Financial agreement number: 26030-CP-2-97-1-NO-ETN

2.3 Evaluation of the work undertaken


The most important cost-effectiveness problem was that the large effort needed to write the final report, in particular the declaration of expenses (part 4), was beyond proportion to the grant. Since the amount of the grant is only a small fraction of the total project cost, it is perceived as unreasonable that a specific and costly accounting of the total project expenditure is required. Due to the large number of participants in the project activities, the effort needed to write up the declaration of expenses was complicated and consumed a large portion of the project efforts, thereby significantly reducing the project's cost-effectiveness.

The main organizational difficulty was the large effort necessary to obtain additional funding for the conference. Due to the rather limited proportion of funding obtained from the EC and the coordinating institution (University of Bergen), additional funding was sought at an early stage. A sufficient level of financial support was secured only in the spring of 1998, which meant that the conference had to be postponed and the available time for definitive planning was extremely short.

Achievements, elements of good practice, side-effects, discoveries

Many elements of good practice were discovered and identified for presentation at the conference. We refer to the conference abstracts (included) for an overview.

The most surprising achievement was the success of the conference in terms of depth and breadth of the themes discussed. There does not seem to be any other forum for discussing the important and wide-ranging effects of the digitization of the humanities. A Europe-wide discussion on humanities in the digital age has been provoked and will certainly manifest itself further in future cooperation programmes.

The activities of the current project increasingly reveal the importance of reflexion on the nature of humanities and its place in the educational system. Looking at the high student numbers, one has the impression that the humanities are in good shape. On the other hand, the humanities are also in a crisis. The advent of the digital age necessitates new alliances between disciplines (see below) and thorough overhauls of traditional disciplines. Based on experiences in this project, it seems that the humanities are perhaps the area where the limitations of the traditional university system are manifesting themselves most urgently.

An important discovery in the working group on Computational linguistics and language engineering is that its cooperation with another TNP, that on Speech Communication Sciences, is continually getting closer, somewhat at the expense of cooperation within the other working groups in the present TNP. This seems to indicate the need to reflect on TNP structuring. On the one hand, linguistics is often situated in Humanities faculties (Arts faculties), at least in Europe. On the other hand, computational linguistics is situated in different faculties in different countries, sometimes in Humanities faculties, sometimes in Computer Science, sometimes in Psychology. With speech communication sciences, computational linguistics is typically an important interdisciplinary field in need of an educational embedding which does not limit it to one faculty. Together, the present TNP and that on Speech Communication Sciences have organized a workshop on September 28, 1998, on Perspectives for international cooperation in language and speech.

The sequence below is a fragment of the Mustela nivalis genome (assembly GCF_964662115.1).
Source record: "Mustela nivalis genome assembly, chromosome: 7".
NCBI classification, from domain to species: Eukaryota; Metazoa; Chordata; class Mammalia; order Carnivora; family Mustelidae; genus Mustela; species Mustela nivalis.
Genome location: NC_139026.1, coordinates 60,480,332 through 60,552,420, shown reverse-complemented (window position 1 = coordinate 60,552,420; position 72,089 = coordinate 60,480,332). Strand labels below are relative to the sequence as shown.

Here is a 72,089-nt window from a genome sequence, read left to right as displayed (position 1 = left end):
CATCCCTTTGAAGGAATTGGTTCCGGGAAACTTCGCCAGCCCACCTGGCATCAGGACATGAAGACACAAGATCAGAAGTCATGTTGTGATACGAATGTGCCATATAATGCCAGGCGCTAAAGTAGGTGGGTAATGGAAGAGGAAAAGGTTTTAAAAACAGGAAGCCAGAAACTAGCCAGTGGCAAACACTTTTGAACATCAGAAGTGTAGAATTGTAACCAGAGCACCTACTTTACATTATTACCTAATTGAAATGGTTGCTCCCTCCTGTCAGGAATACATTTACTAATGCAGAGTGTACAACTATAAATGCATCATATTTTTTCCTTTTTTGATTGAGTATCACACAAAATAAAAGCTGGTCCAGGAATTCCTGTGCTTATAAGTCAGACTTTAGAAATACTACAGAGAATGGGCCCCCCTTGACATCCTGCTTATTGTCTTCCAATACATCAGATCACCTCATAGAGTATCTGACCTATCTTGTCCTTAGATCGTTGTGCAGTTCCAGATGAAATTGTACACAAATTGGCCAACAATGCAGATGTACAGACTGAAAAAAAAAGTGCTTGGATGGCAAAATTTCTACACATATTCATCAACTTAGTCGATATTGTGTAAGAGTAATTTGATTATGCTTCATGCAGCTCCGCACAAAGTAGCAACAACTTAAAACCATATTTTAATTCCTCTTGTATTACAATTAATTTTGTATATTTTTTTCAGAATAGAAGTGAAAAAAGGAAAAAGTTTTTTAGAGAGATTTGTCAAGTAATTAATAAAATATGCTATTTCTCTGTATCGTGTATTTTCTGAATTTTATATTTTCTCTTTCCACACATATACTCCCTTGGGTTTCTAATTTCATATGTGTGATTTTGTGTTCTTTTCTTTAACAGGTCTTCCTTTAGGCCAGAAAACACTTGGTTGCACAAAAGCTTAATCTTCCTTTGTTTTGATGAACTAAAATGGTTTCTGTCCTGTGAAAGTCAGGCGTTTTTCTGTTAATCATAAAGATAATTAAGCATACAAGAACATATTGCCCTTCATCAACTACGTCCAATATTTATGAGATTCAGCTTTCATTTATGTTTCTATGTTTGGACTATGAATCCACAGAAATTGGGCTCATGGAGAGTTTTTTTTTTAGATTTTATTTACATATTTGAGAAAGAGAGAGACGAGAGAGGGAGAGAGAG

Divergence from the original conception of the project

Additional feedback

It is felt that this TNP is acting like a catalyst in the field, such that our attention becomes focused on important issues for humanities in the next century. However, the TNP typically points to more problems than it can bring solutions. If the recommendations produced by the TNP are not taken up by further efforts within cooperation programmes, the work will have been for nothing. We expect therefore that a more direct cooperation with other actions could prove fruitful.

Finally, we point out the need for future structures to give natural language and speech sciences their own forum for inernational educational cooperation. A joint venture of speech communication sciences with computational linguistics would be a formidable starting point for future work in Natural language and speech sciences, where both written and spoken language communication are studied. The need for cooperation in this field is witnessed by the importance of the area in research and education worldwide. Human-computer communication is becoming increasingly sophisticated in the extent to which machines can handle written and spoken language. Europe is currently a leader in the field of natural language and speech processing. However, a recent conversation with Jo Lernout (Lernout & Hauspie) revealed that the scarcity of trained language engineers is a threat to long-range sustained development.

In order to face challenges like this and to stimulate new alliances, it is important to think in a creative way and not let future cooperative structures and measures be grounded in traditional domains or according to faculty divisions. This is perceived to be of strategic importance for future thematic network projects.